Wednesday, June 29, 2011

Celebrating the Saints

Today is a holiday in Rome to commemorate the city’s two patron saints, Peter and Paul. Every city and town in Italy has a patron saint. Rome is the only one with two. And every city and town has a holiday on its patron saint’s day, but Rome has only one holiday because June 29 the saint’s day for both.

All the shops and offices are closed. Municipal services like garbage collection and public transport are following a holiday schedule. When I went out for my early morning walk, I encountered not only other walkers, bicyclists and dogs on leashes, but also people packing up cars. It’s a good day to go to the beach because other towns don’t have the holiday, so the beaches aren’t crowded. Bars serving steaming cups of cappuccino opened their doors early, and tantalizing pastry shops are offering their wares until 1 p.m.

There are major religious services at St. Peter’s basilica and at St. Paul’s Outside the Walls today, but most of Rome’s other 1,000 churches will have services as well. Tradition has it that the two saints met for the last time on a spot near St. Paul’s shortly before both were killed by the ancient Romans for their Christian activities. The spot, which is actually identified by a street address, will see it’s own ceremony, as it does every year. The celebrations end with fireworks at midnight.

It’s not only cities and towns that have patron saints. Each church has a patron saint as well. And while these saints’ days do not warrant a holiday, they do have celebrations. With its 1,000 plus churches, Rome has a patron saint celebration almost daily, complete with fireworks.

On the secular side, it’s a day for sleeping late and enjoying a good meal. Because the weather is fine, Romans will be out enjoying a stroll in the afternoon, eating a gelato, seeing friends, and at the end of the evening, seeking a good place to watch those fireworks.

Wednesday, June 22, 2011

Bringing Home the Bacon

What’s in a name? that which we call a rose
By any other name would smell as sweet;
Romeo and Juliet, William Shakespeare.

I’d like to paraphrase that to say that pancetta by any other name would taste as delectable. That other name is “bacon.” My sixteen-volume Encyclopedia of Italian Cuisine describes pancetta as a “cut of meat, principally pork, but it can be beef or veal.” Usually it’s pork. The curing process, according to the encyclopedia, depends on the cuisine of the region where the curing is done.

Here in Rome, pancetta is sold in various guises. The round roll of pancetta, recognized most often in the U.S., is available at the salumeria (delicatessen) counters. It costs about nine dollars for a pound. You can also find slabs of pancetta ready to be sliced to order. Or you can just ask for a chunk. In my neighborhood supermarket, the delicatessen counter carries two varieties, one roll and one slab. You can have it cut to order or you can pick up pre-cut packages.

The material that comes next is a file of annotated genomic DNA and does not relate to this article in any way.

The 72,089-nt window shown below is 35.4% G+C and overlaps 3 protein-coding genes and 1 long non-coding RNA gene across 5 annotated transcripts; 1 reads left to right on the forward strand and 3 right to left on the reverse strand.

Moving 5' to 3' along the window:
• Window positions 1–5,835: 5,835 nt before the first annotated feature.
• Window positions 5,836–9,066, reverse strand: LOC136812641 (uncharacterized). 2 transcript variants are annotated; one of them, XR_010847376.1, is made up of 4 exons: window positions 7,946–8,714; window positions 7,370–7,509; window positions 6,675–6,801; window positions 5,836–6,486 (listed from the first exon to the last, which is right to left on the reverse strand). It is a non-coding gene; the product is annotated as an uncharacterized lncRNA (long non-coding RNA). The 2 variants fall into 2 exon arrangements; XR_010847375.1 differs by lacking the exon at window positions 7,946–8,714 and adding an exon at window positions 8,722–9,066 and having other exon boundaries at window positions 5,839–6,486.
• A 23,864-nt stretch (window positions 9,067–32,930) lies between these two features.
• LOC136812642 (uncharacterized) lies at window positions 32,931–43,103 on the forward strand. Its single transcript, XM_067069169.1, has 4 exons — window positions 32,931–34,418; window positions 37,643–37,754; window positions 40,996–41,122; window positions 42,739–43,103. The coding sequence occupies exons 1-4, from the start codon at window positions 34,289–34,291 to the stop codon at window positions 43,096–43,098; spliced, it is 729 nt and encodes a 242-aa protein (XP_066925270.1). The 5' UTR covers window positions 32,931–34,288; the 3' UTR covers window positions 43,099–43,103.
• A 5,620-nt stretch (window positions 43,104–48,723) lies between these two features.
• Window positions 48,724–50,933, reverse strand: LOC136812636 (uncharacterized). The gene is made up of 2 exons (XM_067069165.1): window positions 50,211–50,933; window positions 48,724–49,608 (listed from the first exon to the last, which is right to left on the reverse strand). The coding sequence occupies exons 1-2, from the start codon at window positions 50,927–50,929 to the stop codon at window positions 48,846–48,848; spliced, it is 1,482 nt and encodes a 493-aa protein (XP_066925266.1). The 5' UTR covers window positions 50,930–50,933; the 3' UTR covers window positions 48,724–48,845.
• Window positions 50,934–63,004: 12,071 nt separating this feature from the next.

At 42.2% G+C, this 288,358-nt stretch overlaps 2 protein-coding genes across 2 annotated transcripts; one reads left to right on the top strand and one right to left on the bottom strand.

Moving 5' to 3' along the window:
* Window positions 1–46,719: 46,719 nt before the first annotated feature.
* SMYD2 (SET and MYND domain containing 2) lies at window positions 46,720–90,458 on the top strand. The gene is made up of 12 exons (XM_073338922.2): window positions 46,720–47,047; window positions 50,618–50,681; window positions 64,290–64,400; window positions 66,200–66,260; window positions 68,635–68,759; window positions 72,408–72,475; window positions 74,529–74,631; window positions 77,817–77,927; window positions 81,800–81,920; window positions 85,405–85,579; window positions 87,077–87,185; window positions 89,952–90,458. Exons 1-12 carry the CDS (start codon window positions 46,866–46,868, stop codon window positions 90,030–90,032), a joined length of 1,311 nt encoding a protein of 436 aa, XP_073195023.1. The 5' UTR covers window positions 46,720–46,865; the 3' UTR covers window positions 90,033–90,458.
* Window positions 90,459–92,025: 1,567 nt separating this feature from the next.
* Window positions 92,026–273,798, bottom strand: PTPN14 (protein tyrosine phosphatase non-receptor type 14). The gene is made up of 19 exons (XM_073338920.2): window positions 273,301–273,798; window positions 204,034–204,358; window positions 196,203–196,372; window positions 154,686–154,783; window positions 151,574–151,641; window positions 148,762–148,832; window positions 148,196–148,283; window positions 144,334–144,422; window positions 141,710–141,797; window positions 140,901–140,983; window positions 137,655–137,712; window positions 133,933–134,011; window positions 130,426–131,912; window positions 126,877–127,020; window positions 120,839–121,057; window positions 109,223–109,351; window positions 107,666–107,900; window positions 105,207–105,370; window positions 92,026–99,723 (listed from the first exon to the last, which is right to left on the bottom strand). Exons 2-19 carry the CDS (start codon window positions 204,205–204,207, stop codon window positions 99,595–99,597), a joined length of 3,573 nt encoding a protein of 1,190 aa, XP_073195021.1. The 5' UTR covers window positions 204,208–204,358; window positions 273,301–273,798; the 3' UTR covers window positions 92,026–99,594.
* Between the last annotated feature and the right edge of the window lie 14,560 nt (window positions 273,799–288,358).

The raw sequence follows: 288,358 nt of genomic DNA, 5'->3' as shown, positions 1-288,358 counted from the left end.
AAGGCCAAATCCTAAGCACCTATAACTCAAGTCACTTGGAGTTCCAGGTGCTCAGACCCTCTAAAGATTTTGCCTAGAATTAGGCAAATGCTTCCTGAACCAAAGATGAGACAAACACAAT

In the meat counter, you can find thick slices of pancetta packaged like steak or pork chops. These are intended for eating as a main course, or for cutting into squares for kebabs.

But the bulk of the bacon sold here comes in plastic tubs sold in the cold cut case. This pancetta is cut into small cubes, and it is either smoked or not. The cubed pancetta is the basis for two Italian pasta favorites: spaghetti alla carbonara (smoked) and bucatini all’amatriciana (sweet).

My advice to any American cook who wants to make these dishes: buy thick-sliced bacon and cut it into cubes. It’s easy, it’s inexpensive, and it’s good.

Carbarnara is well-known in America, but Amatriciana, not so well. It’s easy to make, and while bucatini is the traditional pasta, you can serve the sauce on other types.

Bucatini all’Amatriciana

1 pound bucatini (or spaghetti)
4-5 slices of thick-sliced bacon (not smoked)
1 can crushed tomatoes
1/4 to 1/3 teaspoon red pepper flakes (more is desired)
1/4 cup grated pecorino romano (you can use parmesan, but it’s too delicate for the red pepper)
Salt and pepper to taste

1. Cut the bacon into 1/4-inch squares.
2. Place the bacon in a large frying pan and cook stirring to render out the fat and to brown lightly. Drain excess oil.
3. Add the tomatoes, red pepper, and salt and pepper to taste.
4. Cook for about 15 minutes.
5. Meanwhile, fill a large kettle with water and bring it to the boil. Cook the bucatini to the al dente stage. [NOTE: Al dente is reached when the pasta is completely cooked through. Test by biting into a piece. When there is no white, uncooked part in the center, the pasta is cooked. It should be chewy.]
6. Drain the pasta and place it in the frying pan with the sauce. Toss and cook for about two minutes.
7. Serve with the pecorino, and additional red pepper flakes, if desired.

Serves 4-6

Wednesday, June 15, 2011

A Writer's Horror Story

I’ve felt so smug for the past six months. When my not-so-old laptop blew it mother board at the beginning of NaMo last year, I lost a great deal of my work in progress. I went through the painful process of buying a new desktop and worried through all the problems fraught with setting it up.

Getting all the programs installed in English instead of Italian took a lot of time. I can use the Italian, but it’s easier in English, and I want easy. I’m a touch typist so configuring Italian keyboard, which has symbols in different places, became the next order of business. What you see on my keyboard now is NOT what you get. Oh, sometimes I have to remind myself where a certain key is because, if I think about it, my brain shuts down. If I trust my fingers, they will find it.

I worried most about all the data I had lost. So I contracted with SOS Online Backup. It has been comforting to see that little backup icon churning away every morning. During the few weeks that I was offline, I agonized over the possibility that I might have a breakdown and lose data. I put stuff on a thumb drive every day, and the moment I got connected I logged in to SOS Backup and ran a full recovery.

This morning, disaster struck. My smug heart fell when I opened the file for today's blog in preparation for posting it and found the snippet for a future post in its place. I’m not sure how it happened, but I had overwritten this week’s blog post. Aghhh!